Why are homeowners being blamed for the foreclosure mess?
"They bought too much house" is one common accusation. If the homeowners are married, it sounds like what they really did was think ahead and decided to GROW INTO THEIR HOME. One rule of thumb that applied before 2008 was that the longer one lived in a house, the actual cost of property taxes compared to newer homeowners becomes less over time.
Moving expenses can justify buying a long term house. Moving is EXPENSIVE. Moving costs can be as much as 50,000 dollars when ALL COSTS (including realtor costs) are considered. So homeowners who "bought too much house" were many times planning for the long haul and would have RECOUPED significant savings from not having to move for quite some time, and they would also have lower property taxes compared to those who move more often.
Buying "too much house" also allows for a parent, grandparent, or son or daughter to move back in if the economy goes south. ahem.Buying "too much house" also allows for the possibility of a start up small business venture, long term storage, possibility of renting a room out, even converting a room or two for exercise to promote long term health.
"They should never have agreed to a subprime loan".
BANKS WERE NOT GOING TO GIVE UP ON THEIR CRAZY SUBPRIME OFFERS UNTIL THEY MET THEIR SECURITIZATION QUOTAS BECAUSE THEY WERE MAKING FRAUDULENT, MASSIVELY EXCESSIVE BONUSES AND PROFITS.
It was homeowners trying to do the right thing and be cautious that caused the banks to keep upping and upping and reupping their crazy offers until homeowners gave in to the fact that, THIS WAS A BANK, GOVERNED BY RULES AND REGULATIONS, and homeowners CORRECTLY ASSUMED that the banks could not make these offers if they were not legitimate.
When banks could mathematically show that the homeowner could move into a home for equivalent cost to renting, but it required a predatory loan to accomplish this, the banks crossed the line, not the homeowner.
Predatory loans are masked as low credit score punishment loans when the real risk is that the loan simply has too high of an interest rate attached to it. Did you know that if one homeowner receives a 4% interest rate, and another homeowner receives an 8.08% interest rate on the same amount of money, the 8.08% loan will need to be paid off in twice the time, even though the monthly payments and down payment are identical!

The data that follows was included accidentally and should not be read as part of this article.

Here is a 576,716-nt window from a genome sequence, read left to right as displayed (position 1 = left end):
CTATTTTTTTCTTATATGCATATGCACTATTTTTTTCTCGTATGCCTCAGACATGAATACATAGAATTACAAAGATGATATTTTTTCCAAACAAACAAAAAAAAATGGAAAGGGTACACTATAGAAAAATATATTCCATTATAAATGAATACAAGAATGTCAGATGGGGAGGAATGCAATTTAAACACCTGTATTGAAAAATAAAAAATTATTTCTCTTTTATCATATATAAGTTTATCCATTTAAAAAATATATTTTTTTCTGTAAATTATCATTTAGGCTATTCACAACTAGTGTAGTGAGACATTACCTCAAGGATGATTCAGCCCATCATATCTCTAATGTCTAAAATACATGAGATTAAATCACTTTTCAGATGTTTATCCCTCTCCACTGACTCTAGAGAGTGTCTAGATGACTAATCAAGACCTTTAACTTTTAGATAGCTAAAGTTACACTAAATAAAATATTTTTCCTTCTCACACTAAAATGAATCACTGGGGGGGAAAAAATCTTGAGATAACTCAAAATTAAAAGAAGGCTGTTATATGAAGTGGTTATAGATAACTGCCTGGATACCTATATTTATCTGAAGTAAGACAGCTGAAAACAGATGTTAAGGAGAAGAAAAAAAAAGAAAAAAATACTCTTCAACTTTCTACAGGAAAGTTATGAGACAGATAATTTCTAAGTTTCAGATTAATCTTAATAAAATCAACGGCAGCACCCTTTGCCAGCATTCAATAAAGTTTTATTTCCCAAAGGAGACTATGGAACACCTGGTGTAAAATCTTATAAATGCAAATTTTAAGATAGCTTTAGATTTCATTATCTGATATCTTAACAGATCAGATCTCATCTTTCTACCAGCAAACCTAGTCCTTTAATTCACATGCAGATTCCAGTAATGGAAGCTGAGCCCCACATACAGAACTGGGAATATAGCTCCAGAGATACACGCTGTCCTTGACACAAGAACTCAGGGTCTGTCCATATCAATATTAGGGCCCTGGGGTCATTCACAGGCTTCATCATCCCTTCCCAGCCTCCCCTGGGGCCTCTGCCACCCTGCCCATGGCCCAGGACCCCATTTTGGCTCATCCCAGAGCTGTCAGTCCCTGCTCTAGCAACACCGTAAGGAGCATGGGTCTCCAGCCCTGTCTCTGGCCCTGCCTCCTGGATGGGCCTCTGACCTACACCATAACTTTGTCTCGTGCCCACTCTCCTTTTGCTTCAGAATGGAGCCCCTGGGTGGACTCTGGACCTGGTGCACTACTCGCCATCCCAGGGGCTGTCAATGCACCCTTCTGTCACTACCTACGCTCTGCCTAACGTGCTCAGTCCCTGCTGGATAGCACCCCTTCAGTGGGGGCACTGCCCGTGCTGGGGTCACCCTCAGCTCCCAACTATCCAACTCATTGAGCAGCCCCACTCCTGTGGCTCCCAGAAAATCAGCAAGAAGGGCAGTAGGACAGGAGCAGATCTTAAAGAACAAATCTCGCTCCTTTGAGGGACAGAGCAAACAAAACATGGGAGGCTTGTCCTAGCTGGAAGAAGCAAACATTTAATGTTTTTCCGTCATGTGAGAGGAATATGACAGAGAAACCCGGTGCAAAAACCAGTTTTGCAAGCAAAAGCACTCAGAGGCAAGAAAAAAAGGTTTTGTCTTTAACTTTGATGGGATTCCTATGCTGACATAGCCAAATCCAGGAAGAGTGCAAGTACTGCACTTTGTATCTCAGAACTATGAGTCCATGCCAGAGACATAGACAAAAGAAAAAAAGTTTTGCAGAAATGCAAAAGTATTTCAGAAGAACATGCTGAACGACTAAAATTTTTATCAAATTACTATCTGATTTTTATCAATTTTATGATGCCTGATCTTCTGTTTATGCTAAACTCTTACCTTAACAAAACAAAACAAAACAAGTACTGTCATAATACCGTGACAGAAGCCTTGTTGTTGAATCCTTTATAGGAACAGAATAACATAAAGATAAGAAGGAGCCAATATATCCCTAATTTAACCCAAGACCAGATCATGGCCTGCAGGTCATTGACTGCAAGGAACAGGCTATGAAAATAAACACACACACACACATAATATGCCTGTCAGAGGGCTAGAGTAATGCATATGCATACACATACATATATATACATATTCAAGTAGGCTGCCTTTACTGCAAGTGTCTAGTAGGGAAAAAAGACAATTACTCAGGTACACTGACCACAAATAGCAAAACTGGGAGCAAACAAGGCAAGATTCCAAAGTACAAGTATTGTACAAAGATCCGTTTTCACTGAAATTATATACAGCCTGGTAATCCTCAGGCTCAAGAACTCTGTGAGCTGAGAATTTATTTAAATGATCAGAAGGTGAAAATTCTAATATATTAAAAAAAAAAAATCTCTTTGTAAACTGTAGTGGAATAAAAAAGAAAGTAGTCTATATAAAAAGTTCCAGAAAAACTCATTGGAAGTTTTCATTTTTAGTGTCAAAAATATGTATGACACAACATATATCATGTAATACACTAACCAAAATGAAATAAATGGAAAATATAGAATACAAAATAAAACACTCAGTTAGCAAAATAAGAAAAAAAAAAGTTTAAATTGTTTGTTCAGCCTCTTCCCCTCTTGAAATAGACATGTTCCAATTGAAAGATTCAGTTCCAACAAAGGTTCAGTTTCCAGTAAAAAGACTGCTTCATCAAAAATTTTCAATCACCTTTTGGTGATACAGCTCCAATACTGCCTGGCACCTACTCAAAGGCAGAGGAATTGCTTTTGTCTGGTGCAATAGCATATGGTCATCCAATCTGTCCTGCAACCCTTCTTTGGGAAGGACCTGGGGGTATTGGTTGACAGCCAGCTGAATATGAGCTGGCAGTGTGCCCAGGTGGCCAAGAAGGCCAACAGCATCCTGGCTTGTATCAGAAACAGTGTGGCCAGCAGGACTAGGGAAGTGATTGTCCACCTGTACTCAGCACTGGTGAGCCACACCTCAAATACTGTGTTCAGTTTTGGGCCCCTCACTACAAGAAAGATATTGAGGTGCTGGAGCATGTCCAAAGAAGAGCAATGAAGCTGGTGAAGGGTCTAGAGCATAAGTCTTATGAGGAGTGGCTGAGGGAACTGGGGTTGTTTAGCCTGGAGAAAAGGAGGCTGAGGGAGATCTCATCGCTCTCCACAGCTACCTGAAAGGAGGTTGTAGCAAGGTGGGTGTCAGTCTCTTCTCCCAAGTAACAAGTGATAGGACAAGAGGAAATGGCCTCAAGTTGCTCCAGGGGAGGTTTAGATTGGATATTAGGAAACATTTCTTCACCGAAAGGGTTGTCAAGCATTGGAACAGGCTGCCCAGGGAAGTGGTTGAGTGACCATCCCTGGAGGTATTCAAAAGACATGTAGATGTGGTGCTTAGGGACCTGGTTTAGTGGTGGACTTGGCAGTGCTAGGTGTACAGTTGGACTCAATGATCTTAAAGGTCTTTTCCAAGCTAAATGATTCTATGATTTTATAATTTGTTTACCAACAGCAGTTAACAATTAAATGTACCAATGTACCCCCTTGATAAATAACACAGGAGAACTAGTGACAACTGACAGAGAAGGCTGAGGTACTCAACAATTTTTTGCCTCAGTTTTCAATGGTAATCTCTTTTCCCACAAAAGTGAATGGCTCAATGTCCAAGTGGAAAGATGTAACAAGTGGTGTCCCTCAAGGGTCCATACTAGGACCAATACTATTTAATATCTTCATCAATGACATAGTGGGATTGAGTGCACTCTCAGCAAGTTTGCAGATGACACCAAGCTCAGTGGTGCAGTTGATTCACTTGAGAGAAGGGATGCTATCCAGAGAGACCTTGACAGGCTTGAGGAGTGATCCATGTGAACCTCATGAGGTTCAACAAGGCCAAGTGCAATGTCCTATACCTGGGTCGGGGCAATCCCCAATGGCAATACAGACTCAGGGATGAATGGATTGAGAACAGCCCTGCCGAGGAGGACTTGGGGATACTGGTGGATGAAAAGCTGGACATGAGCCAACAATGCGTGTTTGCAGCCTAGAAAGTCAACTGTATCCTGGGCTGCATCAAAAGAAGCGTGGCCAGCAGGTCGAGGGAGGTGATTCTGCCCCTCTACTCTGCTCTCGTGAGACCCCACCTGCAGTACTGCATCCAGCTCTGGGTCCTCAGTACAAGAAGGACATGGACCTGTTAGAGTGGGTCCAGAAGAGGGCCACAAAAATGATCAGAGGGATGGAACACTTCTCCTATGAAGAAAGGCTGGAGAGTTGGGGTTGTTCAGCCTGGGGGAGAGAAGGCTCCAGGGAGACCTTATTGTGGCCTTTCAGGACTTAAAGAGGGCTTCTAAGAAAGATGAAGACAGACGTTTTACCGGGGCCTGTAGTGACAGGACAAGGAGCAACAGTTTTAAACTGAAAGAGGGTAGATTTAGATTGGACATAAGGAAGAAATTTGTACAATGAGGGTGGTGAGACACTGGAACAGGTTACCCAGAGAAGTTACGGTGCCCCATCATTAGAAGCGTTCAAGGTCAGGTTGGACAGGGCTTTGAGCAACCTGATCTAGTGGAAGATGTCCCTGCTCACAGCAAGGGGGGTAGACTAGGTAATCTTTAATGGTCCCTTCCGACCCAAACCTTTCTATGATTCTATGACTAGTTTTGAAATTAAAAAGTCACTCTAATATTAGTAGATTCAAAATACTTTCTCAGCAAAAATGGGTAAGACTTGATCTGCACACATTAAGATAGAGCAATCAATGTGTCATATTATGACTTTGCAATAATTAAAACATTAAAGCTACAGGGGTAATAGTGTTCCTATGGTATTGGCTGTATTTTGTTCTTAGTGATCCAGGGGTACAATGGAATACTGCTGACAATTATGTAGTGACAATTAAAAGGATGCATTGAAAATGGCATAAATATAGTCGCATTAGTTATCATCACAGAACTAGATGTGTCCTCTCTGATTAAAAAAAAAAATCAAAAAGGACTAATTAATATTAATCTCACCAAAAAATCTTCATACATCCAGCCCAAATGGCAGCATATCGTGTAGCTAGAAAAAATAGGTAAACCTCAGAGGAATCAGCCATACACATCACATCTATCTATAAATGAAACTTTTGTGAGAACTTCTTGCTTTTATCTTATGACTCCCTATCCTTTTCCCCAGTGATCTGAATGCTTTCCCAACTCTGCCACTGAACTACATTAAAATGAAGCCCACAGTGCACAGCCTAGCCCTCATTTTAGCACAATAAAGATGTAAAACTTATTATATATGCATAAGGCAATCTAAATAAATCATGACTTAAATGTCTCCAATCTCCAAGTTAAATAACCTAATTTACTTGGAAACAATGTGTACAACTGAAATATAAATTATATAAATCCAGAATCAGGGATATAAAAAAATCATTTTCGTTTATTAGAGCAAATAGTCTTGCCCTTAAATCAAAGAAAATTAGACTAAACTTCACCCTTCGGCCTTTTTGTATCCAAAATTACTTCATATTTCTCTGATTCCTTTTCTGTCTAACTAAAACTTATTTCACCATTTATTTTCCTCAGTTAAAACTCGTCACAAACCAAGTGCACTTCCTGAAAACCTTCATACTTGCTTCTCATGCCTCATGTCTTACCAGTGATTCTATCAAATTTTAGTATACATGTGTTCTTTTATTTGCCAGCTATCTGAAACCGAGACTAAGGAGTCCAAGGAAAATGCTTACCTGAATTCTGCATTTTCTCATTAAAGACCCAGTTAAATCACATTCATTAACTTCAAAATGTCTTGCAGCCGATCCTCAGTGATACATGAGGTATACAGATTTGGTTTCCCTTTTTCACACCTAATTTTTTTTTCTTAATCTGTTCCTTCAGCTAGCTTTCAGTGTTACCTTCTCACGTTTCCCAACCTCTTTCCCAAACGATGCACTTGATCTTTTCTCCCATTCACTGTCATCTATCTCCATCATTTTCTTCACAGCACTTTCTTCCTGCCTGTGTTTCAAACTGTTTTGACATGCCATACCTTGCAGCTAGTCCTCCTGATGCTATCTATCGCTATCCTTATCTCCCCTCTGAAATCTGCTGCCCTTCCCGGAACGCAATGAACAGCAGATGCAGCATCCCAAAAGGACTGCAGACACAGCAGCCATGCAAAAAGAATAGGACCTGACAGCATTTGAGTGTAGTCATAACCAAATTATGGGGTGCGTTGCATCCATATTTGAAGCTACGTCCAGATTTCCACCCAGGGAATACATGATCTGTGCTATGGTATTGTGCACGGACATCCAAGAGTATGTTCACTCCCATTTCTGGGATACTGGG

It's important to understand just how predatory the above example is. Imagine that two homeowners receive loans for an identical amount, and their monthly mortgage payments are identical. One homeowner pays off their home in 15 years, while the predatory loan will require 30 years to pay off, even though the loan amount and monthly payments are identical. That is a predatory loan!
An effective way to reduce predatory loans is not allow predatory percentage rates to exist, rather, just don't offer as much loan money and keep the interest rate more competitive.
"Investors need to be paid for securitizing mortgages no matter how bad the mortgage deal was that the homeowner signed." This is the scandal of all scandals.
There can be NO CHANGE IN TERMS to an original, pre-securitized mortgage agreement unless the homeowner agrees to it. If anything changes regarding the mortgage agreement, securitization included, without the homeowner's expressed, written, consent, the securitization should be voided and the homeowner should incur no consequences that result from change in terms that the homeowner did not agree to.
I'm not saying the homeowner does not have to pay their mortgage, I am saying that the terms MUST REMAIN UNCHANGED to what they were at the time the home owner signed their mortgage papers.
In my opinion, ALL securitized mortgage loans MUST RETURNED BACK TO THE ORIGINAL TERMS, and any payments, fees or predatory tactics that accelerated a foreclosure MUST BE UNDONE, investors CANNOT BE PRIORITIZED over the HOMEOWNER, and restitutions need to be offered to every homeowner affected, including those who have already lost their homes to foreclosure.